Page last updated at 14:10 GMT, Tuesday, 5 May 2009 15:10 UK

Lesotho Aids diary: Counsellor

The BBC, in conjunction with Medecins Sans Frontieres, has been following the lives of seven people from the community of St Rodrigue, in Lesotho, as they struggle to live with and work through the country's HIV/Aids crisis. This is the final instalment.

Mamatsoele Leseo | Counsellor | Setleketseng village

Mamatsoele Leseo

In the villages there are a lot of myths surrounding HIV.

One of them is that if you are pregnant and have HIV, your child will have HIV no matter what.

So when this doesn't happen, it makes me very happy and proud.

Counselling is the part of my work that makes me happiest, so definitely a baby born negative to an HIV-positive mother really stands out for me in my job.

The mothers are very proud when their baby is negative because they don't have the guilt of passing HIV to their child.

Instead, their children can grow up without HIV forever, unless they contract the virus from somewhere else.

New arrivals

We have had a lot of new patients over the last two months, especially pregnant ladies.

I think the HIV-positive mothers with negative babies will educate their children better

Fortunately, we haven't had ladies refusing an HIV test because we explain in counselling the possibility of the children being born negative even if they are HIV-positive.

In the last two months, two babies have been born negative to HIV-positive mothers after receiving PMTCT (Prevention of Mother-To-Child Transmission).

They were a boy and a girl and they were both beautiful babies.

Mamatsoele Leseo
Mamatsoele is happy that pregnant mothers come forward for HIV tests

We know they are negative because of a test called PCR (Polymerase Chain Reaction) which detects HIV in infants.

But if the mother is breastfeeding, the baby continues to be exposed to HIV, so we have to re-test the baby three times to make sure - after six weeks, six months and a year and a half.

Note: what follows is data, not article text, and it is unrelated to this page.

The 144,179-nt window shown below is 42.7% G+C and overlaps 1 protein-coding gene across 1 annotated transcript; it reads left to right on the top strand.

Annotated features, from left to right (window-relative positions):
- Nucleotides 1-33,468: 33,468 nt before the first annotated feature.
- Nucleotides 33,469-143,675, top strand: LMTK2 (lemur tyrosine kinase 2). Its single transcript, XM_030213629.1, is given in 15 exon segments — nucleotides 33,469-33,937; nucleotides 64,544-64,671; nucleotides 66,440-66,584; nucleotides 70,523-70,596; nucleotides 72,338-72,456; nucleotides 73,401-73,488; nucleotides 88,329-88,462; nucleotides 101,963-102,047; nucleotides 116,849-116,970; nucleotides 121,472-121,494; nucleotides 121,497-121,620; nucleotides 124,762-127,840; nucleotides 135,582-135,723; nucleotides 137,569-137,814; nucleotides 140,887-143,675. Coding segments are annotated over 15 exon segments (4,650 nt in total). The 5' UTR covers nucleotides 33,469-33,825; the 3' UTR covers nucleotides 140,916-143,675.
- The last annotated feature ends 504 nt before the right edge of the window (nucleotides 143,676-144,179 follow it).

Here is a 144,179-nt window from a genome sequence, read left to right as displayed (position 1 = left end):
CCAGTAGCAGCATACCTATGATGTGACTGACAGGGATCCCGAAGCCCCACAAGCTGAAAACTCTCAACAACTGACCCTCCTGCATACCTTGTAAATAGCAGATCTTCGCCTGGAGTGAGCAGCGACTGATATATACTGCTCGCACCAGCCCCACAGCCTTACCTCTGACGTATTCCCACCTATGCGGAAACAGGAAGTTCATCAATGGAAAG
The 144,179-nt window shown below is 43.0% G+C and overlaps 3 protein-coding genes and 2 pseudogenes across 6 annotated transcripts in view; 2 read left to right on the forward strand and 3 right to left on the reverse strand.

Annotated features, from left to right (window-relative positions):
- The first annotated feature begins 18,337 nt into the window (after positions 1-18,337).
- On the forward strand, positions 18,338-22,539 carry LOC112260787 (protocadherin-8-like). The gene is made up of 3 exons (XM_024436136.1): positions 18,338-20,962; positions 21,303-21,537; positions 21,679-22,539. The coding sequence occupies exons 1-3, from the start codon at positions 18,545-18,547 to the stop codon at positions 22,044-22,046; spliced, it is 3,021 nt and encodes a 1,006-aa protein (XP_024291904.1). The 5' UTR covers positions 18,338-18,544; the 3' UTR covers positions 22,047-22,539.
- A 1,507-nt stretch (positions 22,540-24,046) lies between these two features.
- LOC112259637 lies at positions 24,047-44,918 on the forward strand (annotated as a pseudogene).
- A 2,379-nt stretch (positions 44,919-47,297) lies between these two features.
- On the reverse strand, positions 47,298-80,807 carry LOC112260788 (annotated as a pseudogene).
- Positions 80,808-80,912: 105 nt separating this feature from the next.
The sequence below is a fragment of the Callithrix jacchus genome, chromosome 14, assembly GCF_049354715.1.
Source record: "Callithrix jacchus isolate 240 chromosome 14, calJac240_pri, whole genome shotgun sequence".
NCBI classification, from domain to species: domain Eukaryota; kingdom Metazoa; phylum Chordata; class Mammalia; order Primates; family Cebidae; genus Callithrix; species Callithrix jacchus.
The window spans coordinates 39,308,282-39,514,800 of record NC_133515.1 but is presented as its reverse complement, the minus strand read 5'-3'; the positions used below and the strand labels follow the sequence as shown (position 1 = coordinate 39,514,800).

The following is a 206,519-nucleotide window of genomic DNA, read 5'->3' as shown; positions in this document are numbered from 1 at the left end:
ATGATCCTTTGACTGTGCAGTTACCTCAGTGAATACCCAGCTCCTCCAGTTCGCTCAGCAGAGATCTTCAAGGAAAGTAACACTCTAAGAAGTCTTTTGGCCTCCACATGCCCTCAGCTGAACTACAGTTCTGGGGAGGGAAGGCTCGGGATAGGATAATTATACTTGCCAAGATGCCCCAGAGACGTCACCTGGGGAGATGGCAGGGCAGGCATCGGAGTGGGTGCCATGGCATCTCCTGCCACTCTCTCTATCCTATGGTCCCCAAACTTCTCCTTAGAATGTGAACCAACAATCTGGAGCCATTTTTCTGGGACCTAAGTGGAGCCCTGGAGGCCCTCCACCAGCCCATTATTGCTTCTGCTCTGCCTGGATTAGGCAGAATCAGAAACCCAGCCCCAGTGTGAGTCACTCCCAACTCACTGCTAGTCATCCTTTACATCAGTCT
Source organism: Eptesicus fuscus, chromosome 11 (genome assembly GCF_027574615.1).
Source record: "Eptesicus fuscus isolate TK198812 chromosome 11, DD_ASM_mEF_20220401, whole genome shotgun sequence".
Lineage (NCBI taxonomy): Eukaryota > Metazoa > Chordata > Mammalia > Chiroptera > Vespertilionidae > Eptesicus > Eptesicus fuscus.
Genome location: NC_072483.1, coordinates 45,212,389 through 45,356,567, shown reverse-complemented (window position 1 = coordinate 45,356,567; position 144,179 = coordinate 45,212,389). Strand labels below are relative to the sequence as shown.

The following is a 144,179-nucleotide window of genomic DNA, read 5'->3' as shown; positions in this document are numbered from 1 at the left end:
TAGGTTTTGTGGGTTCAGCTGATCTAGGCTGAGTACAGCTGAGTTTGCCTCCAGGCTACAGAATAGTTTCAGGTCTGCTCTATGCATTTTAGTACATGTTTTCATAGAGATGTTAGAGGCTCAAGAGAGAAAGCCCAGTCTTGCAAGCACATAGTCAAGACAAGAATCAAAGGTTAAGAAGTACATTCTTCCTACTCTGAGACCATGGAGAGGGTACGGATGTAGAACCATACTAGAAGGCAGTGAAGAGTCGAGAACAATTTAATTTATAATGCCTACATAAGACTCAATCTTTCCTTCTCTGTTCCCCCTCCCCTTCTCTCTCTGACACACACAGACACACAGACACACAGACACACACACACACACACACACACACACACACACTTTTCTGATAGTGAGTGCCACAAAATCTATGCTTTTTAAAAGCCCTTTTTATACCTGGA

When these babies are born to HIV-positive mothers and have negative status, it makes me very happy.

I think the HIV-positive mothers with HIV negative babies will educate their children about HIV better.

Leaving soon

One day MSF (Medecins Sans Frontieres) will have to leave here, which does not feel good.

Since MSF came to Lesotho, there have been a lot of differences for a lot of us - because in these rural places they called meetings and we get a lot of healthcare and education where before we had nothing in our villages.

So, I ask myself a lot of questions. Like: 'Will we be able to receive and give blood samples on time for our patients?'

'Will there be as much support as there is now from the people in charge in the clinics and hospitals?'

Collecting the specimens of blood is a big challenge for us because St Rodrique is so far away from everything.

We are in the remote mountains and now MSF comes and picks up these samples.

Joining the BBC project has made me really happy and proud because hopefully people will learn from me and how I live. It makes me really proud.

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